Squaring the circle – How to upsell in aftersales AND give great customer service

British Airways: what does it stand for? Putting aside the IT failures and lost luggage, BA is (or has been) associated with customer service. It’s not a budget airline, so cabin crew are there to serve the passengers and not sell them raffle tickets.

At least that used to be the case. In an increasingly competitive world, with the likes of Ryanair and easyJet in the wings (pardon the pun), BA took the decision to replace free meals with paid for M&S sandwiches on short haul flights. So, the crews now have to include food sales in their otherwise service-centred role.

Now let’s look at aftersales in automotive retail.

Your customers have spent a lot of money on a new car. Why on earth would they want to fork out even more on a service plan? Or they’ve had a service and funded some repairs, why would they want to then get the aircon re-gassed or pay for tyres with 1,000 miles’ worth of tread left on them?.

The answer? Only the customer knows the answer and to find out, you have to ask.

There’s a world of difference between the rather incongruous question that’s asked of every customer at a WHSmith’s till “Do you want water or chocolates with that?” to offering something that may be – dare we go so far as say is likely to be – of interest to the customer.

This isn’t basic upselling. This is looking at your customers’ needs and suggesting extras that may be of genuine interest. It is, in fact, just another way of offering good customer service.

And, if asked in the right way, with confidence, then you are more likely to get a “yes please” than a “no thank you”. Many customers complain they aren’t made aware of additional services and products at the point of vehicle drop off. Service advisors are pre-judging the decision based on their own perception of cost or value.

Car retailers are noticeably trying to get more sales-focussed staff into aftersales, but they aren’t always going about this in the best way. Invariably, sales-focussed means young and inexperienced. What customers want is to be served by trusted, experienced staff who they can return to – after all, they have just spent many thousands of pounds on their new car!

So, is there a way to square the circle? To encourage your aftersales teams to factor in upselling without compromising the excellent service they offer and – let’s be frank – irritating the customer.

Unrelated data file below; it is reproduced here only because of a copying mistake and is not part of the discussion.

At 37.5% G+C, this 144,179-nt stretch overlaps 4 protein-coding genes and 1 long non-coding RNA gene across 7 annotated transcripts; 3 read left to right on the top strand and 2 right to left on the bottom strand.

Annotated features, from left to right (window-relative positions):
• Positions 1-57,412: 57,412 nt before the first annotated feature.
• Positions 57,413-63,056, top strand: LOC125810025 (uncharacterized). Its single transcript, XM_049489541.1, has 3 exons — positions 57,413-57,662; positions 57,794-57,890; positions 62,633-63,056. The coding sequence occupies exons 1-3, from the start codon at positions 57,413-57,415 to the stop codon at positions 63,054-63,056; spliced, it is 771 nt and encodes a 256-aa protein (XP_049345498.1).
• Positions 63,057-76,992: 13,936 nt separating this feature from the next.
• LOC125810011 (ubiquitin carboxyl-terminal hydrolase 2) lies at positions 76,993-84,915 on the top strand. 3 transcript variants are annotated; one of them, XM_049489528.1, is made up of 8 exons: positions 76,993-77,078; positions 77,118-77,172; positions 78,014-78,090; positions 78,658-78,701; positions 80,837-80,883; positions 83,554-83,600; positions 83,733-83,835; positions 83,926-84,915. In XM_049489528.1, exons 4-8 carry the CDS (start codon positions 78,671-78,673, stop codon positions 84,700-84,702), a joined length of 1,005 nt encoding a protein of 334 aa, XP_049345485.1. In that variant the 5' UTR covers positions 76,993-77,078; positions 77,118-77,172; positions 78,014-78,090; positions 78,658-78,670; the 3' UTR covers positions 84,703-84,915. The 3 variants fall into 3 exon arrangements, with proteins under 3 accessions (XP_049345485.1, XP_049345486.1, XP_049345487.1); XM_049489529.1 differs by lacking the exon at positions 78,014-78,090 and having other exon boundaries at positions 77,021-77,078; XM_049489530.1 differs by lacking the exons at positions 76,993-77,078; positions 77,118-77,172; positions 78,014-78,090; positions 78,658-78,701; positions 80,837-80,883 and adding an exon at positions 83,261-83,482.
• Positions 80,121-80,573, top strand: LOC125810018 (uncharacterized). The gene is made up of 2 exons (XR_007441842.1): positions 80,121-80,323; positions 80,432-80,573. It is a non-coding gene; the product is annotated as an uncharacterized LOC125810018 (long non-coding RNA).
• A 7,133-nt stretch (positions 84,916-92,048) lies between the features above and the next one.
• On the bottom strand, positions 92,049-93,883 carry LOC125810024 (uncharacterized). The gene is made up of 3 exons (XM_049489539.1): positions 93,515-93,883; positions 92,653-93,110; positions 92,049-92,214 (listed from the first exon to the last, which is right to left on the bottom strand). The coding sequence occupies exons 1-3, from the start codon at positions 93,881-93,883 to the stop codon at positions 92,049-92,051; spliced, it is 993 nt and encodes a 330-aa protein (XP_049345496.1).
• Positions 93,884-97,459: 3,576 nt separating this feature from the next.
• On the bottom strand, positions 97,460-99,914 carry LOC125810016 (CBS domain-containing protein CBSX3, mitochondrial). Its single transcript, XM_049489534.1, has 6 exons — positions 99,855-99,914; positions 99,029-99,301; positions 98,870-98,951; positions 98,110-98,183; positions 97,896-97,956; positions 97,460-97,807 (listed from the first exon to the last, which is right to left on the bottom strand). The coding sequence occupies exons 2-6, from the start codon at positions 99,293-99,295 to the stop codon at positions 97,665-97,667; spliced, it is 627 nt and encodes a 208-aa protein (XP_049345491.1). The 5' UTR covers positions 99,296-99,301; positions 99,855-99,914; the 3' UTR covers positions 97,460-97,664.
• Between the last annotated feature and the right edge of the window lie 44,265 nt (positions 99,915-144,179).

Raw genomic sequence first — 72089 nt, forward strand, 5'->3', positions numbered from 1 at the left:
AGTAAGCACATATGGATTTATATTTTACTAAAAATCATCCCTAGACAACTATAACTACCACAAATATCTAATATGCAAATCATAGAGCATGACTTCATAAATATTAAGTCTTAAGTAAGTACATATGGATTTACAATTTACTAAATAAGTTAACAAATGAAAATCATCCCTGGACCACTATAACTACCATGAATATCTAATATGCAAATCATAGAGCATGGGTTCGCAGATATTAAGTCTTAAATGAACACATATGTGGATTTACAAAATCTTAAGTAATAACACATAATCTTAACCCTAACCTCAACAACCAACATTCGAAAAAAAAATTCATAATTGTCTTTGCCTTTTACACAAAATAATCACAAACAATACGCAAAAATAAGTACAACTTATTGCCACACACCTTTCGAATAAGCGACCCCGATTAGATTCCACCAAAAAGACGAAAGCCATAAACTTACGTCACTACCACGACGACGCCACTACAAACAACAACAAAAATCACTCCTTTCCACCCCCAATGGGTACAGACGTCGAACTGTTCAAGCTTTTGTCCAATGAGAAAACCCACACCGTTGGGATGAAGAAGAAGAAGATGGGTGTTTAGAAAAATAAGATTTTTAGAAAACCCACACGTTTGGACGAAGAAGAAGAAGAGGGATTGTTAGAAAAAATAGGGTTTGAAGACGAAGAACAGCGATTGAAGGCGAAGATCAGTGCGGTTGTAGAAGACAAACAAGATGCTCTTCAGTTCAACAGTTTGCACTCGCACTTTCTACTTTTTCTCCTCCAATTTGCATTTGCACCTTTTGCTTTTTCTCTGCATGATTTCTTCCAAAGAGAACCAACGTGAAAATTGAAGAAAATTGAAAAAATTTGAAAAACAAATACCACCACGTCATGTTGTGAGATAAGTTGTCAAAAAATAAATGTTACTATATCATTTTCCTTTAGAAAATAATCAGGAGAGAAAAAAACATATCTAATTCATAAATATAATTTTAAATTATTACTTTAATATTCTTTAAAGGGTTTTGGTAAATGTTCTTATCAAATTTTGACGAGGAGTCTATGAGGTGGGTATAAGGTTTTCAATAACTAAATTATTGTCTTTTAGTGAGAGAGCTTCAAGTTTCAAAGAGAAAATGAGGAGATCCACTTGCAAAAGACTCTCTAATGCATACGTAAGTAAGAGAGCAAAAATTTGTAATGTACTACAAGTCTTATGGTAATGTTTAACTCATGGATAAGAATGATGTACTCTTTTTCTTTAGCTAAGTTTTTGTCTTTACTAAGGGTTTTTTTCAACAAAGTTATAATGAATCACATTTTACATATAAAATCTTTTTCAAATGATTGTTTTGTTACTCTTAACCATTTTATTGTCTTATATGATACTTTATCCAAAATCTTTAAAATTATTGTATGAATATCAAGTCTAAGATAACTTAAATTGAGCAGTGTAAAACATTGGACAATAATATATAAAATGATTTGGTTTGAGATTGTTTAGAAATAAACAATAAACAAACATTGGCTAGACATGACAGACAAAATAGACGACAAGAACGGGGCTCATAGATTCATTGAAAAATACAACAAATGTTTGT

RTS Group’s five steps to successful aftersales:

  1. Be brave. There is no harm in asking a customer if they would like additional services.  But …
  2. Be timely. If someone is howling at the cost of their service bill, they aren’t likely to take kindly to your suggestion of additional spend. You need to empathise with the customer, be on their wavelength. This is emotional intelligence at its best.
  3. Understand their specific needs, get to know them and make a judgement about whether what you can offer would be of genuine use. If a customer has told you she is driving 1,000 miles a week, she’s likely to be open to an early tyre change.
  4. It’s all about communication. Find out how your customers prefer to be communicated with – email, phone, even post? – so you get in front of them in the best way for them.
  5. Don’t forget the easy wins. Sending service and MOT reminders is useful for customers. They’ll appreciate the nudge and will come back to you.

With a little creativity, empathy and self-confidence, your aftersales teams could meet the two challenges of sales targets and customer service, and find they aren’t as diametrically opposed as they first appear.

After all, after a long tiring day and you climb back onto a BA flight, what would you prefer: an M&S brie and grape sandwich on wholegrain bread or free, plastic and tepid airline food? I know what I’d choose – it’s worth every penny.


Stuart is account director for RTS Group, working primarily with our clients Honda and Hyundai to deliver them a high level of learning and development support for their dealership teams.

Before joining RTS, Stuart spent several years in learning and development, initially in technical training and latterly management training, working with brands including Jaguar Land Rover and Peugeot Citroen. His career started in motor mechanics, but Stuart – who describes himself as “curious” - had a lightbulb moment when sent on a training course and decided to switch his career to L&D.

Married with two daughters, Stuart is a football enthusiast, both watching and playing, and coaches a local under 16s girls’ team, for which one of his daughters plays, while the other is a qualified referee.